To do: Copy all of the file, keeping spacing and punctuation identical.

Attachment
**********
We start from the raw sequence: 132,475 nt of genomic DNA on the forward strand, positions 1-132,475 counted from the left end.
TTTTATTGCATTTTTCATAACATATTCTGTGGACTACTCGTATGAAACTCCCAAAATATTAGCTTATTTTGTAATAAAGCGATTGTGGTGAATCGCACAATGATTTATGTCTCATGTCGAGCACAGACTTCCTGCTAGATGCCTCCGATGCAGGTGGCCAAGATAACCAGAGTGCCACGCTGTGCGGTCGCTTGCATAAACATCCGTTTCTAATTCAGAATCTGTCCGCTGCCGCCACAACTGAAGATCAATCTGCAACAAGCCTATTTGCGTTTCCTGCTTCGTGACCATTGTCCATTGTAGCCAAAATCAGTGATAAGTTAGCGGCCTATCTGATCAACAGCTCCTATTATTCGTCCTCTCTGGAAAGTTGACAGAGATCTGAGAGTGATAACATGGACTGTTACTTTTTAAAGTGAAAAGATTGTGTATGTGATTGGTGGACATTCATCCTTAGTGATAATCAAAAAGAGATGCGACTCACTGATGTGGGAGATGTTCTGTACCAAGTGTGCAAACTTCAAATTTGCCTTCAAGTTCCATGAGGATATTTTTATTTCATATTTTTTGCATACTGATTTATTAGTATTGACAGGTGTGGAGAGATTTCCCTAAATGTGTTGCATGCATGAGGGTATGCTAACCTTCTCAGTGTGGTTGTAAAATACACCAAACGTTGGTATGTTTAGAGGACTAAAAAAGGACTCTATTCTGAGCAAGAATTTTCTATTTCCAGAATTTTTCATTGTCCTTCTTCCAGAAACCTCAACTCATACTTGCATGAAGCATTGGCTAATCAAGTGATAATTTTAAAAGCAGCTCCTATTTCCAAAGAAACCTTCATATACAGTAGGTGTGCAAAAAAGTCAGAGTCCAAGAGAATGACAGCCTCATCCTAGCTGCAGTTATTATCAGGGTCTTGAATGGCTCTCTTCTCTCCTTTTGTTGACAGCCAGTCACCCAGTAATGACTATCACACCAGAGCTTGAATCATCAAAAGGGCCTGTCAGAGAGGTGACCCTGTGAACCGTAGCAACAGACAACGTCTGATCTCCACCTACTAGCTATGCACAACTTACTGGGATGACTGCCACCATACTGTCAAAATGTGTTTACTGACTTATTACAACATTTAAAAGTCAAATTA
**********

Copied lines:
We start from the raw sequence: 132,475 nt of genomic DNA on the forward strand, positions 1-132,475 counted from the left end.
TTTTATTGCATTTTTCATAACATATTCTGTGGACTACTCGTATGAAACTCCCAAAATATTAGCTTATTTTGTAATAAAGCGATTGTGGTGAATCGCACAATGATTTATGTCTCATGTCGAGCACAGACTTCCTGCTAGATGCCTCCGATGCAGGTGGCCAAGATAACCAGAGTGCCACGCTGTGCGGTCGCTTGCATAAACATCCGTTTCTAATTCAGAATCTGTCCGCTGCCGCCACAACTGAAGATCAATCTGCAACAAGCCTATTTGCGTTTCCTGCTTCGTGACCATTGTCCATTGTAGCCAAAATCAGTGATAAGTTAGCGGCCTATCTGATCAACAGCTCCTATTATTCGTCCTCTCTGGAAAGTTGACAGAGATCTGAGAGTGATAACATGGACTGTTACTTTTTAAAGTGAAAAGATTGTGTATGTGATTGGTGGACATTCATCCTTAGTGATAATCAAAAAGAGATGCGACTCACTGATGTGGGAGATGTTCTGTACCAAGTGTGCAAACTTCAAATTTGCCTTCAAGTTCCATGAGGATATTTTTATTTCATATTTTTTGCATACTGATTTATTAGTATTGACAGGTGTGGAGAGATTTCCCTAAATGTGTTGCATGCATGAGGGTATGCTAACCTTCTCAGTGTGGTTGTAAAATACACCAAACGTTGGTATGTTTAGAGGACTAAAAAAGGACTCTATTCTGAGCAAGAATTTTCTATTTCCAGAATTTTTCATTGTCCTTCTTCCAGAAACCTCAACTCATACTTGCATGAAGCATTGGCTAATCAAGTGATAATTTTAAAAGCAGCTCCTATTTCCAAAGAAACCTTCATATACAGTAGGTGTGCAAAAAAGTCAGAGTCCAAGAGAATGACAGCCTCATCCTAGCTGCAGTTATTATCAGGGTCTTGAATGGCTCTCTTCTCTCCTTTTGTTGACAGCCAGTCACCCAGTAATGACTATCACACCAGAGCTTGAATCATCAAAAGGGCCTGTCAGAGAGGTGACCCTGTGAACCGTAGCAACAGACAACGTCTGATCTCCACCTACTAGCTATGCACAACTTACTGGGATGACTGCCACCATACTGTCAAAATGTGTTTACTGACTTATTACAACATTTAAAAGTCAAATTA